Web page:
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JavaScript Step by Step (2nd Edition) (Step by Step Developer) 2nd Edition

16 customer reviews
ISBN-13: 978-0735645523
ISBN-10: 0735645523
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Editorial Reviews

About the Author

Steve Suehring is a technology architect who’s written about programming, security, network and system administration, operating systems, and other topics for several industry publications. He speaks at conferences and user groups and has served as an editor for a popular technology magazine.

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Product Details

  • Series: Step by Step Developer
  • Paperback: 448 pages
  • Publisher: Microsoft Press; 2 edition (January 1, 2011)
  • Language: English
  • ISBN-10: 0735645523
  • ISBN-13: 978-0735645523
  • Product Dimensions: 7.4 x 1.2 x 8.9 inches
  • Shipping Weight: 1.8 pounds
  • Average Customer Review: 3.6 out of 5 stars  See all reviews (16 customer reviews)
  • Amazon Best Sellers Rank: #1,331,707 in Books (See Top 100 in Books)

More About the Author

Steve Suehring is a technology architect specializing in advising clients looking to integrate new technologies into their environment. Steve resides in the U.S.

Customer Reviews

Most Helpful Customer Reviews

4 of 4 people found the following review helpful By Yeah on July 11, 2012
Format: Paperback
I've tried to read quite a few books about computer programming, Javascript, HTML, and XML over the last few years, and it's disheartening to see how poorly almost all of these books are written. I'm sure that part of the problem is due to rushing these publications out to keep up with technology. A typo here and there is no big deal. But mistakes in code samples, convoluted descriptions, and incorrect screen shots are just not acceptable to me.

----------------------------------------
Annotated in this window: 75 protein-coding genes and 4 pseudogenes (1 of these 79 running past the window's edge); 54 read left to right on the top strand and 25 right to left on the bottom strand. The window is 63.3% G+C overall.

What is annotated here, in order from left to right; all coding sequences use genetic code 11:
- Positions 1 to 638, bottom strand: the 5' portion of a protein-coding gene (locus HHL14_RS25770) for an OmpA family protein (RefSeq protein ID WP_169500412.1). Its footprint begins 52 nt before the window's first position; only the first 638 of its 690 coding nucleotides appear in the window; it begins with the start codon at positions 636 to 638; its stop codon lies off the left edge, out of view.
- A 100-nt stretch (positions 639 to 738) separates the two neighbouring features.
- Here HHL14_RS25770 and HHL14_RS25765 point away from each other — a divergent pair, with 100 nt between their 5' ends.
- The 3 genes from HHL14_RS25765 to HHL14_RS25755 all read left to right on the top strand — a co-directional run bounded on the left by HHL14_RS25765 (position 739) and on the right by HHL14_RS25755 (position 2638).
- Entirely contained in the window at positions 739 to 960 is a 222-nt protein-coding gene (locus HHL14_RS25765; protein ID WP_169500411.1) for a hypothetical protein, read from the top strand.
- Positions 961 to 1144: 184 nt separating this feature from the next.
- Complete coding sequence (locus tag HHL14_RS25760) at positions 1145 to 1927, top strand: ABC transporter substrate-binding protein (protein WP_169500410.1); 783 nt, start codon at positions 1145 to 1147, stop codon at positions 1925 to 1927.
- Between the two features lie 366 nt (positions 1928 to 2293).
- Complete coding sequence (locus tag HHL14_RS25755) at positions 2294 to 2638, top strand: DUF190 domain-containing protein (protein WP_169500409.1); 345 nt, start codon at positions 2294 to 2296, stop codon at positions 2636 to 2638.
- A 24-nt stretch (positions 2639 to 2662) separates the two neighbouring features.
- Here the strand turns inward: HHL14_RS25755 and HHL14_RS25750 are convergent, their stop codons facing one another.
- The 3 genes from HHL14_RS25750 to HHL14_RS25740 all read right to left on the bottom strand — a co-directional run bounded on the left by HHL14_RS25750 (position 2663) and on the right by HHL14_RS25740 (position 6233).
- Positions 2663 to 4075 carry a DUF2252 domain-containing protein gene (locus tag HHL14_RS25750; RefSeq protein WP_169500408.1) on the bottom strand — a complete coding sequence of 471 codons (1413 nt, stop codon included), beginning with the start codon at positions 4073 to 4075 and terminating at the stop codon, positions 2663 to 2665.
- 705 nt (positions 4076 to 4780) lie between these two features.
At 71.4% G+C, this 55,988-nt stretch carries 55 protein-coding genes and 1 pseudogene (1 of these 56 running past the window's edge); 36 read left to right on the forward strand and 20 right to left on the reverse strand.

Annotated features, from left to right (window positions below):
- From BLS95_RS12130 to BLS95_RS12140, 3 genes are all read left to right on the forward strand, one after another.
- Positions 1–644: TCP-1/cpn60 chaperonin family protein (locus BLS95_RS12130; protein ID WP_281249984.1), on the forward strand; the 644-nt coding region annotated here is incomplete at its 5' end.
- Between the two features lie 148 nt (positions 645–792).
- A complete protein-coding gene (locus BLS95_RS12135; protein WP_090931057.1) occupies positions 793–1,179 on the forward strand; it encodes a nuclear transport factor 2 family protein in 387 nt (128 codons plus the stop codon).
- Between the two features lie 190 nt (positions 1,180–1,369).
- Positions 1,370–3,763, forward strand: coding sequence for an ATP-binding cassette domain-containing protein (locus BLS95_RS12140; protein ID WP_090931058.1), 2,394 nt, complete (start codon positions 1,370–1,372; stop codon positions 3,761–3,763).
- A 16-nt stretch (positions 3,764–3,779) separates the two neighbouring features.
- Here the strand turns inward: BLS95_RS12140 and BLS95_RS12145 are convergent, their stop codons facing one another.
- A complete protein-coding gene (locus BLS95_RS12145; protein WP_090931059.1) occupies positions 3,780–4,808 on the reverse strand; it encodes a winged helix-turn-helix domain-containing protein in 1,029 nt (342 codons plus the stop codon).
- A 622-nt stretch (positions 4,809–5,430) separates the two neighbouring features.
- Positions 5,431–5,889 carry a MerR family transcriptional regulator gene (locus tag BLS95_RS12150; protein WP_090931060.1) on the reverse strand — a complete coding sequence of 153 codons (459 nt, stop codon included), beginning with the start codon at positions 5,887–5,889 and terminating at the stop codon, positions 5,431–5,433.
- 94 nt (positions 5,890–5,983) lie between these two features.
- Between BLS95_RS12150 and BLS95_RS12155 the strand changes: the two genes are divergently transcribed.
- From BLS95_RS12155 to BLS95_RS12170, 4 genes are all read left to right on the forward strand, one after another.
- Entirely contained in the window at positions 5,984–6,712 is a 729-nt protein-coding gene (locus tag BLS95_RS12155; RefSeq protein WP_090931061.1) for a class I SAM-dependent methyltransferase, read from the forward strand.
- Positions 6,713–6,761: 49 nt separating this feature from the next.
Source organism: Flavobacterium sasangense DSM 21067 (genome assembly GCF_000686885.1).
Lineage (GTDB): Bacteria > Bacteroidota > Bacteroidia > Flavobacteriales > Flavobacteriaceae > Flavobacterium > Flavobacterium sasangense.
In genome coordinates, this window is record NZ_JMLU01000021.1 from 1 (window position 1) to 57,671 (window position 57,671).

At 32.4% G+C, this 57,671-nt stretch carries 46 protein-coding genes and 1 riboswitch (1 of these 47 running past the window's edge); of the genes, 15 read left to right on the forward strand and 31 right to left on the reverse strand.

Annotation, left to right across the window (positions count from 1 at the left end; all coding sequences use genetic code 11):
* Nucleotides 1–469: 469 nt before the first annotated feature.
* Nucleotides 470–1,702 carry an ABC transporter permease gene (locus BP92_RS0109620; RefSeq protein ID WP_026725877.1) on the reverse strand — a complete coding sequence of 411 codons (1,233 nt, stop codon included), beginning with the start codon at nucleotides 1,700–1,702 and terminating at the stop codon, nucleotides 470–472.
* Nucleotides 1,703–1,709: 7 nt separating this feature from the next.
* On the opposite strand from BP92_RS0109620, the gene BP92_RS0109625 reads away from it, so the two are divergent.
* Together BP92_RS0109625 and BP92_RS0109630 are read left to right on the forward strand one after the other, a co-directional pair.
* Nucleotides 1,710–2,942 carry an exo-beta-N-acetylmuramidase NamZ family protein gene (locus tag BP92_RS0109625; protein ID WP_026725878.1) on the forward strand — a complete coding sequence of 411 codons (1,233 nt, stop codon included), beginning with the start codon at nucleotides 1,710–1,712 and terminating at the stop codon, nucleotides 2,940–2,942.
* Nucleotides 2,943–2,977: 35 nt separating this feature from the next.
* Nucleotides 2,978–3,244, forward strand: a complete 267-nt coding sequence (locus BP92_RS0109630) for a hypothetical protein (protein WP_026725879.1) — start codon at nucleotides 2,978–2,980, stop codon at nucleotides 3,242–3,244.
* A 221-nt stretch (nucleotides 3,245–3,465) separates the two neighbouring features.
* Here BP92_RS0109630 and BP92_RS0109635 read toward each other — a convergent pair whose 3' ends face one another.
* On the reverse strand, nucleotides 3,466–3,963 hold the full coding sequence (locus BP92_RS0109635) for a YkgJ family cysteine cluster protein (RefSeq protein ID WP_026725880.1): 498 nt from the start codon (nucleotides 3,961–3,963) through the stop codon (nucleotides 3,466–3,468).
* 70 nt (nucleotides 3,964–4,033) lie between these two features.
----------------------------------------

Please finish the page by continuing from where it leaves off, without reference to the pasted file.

The first 80 or so pages of this book introduce Javascript well enough, although I think most of us can do without the "history of Javascript" type of thing up front. (Knowing Javascript's history has nothing to do with learning Javascript. Put it at the end of the book as an appendix, if you think some people are going to care about its history.) Once the book starts to introduce the basic concepts of Javascript itself, it does a solid job of getting the ball rolling. A typo or minor mistake here and there, but no big deal.

But at page 82 (still quite early in the book), the quality control starts to really fly off the rails. In a section about the Date object, reference is made to the toLocaleDateString() method and sample code is given. The figure caption for the screen shot directly after this refers to the toLocaleString() method. (That's a different method, not merely a typo.) The caption for the very next screen shot (which is meant to show the same output in another browser) refers to the toLocateString() method. This is just careless. The next paragraph even mentions that Monday is the day of the week used in the previous example, when the first screen shot clearly reads "Saturday." Did anyone proofread this?
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4 of 4 people found the following review helpful By Jody on January 10, 2012
Format: Paperback
Javascript is a popular language that's used on many websites to make images and items interactive. A basic understanding of Javascript is important for anyone who wants to develop websites and who works on the Internet. That was why I was particulary intrigued with a beginner book entitled Javascript Step by Step, by Steve Suehring, published by O'Reilly Media.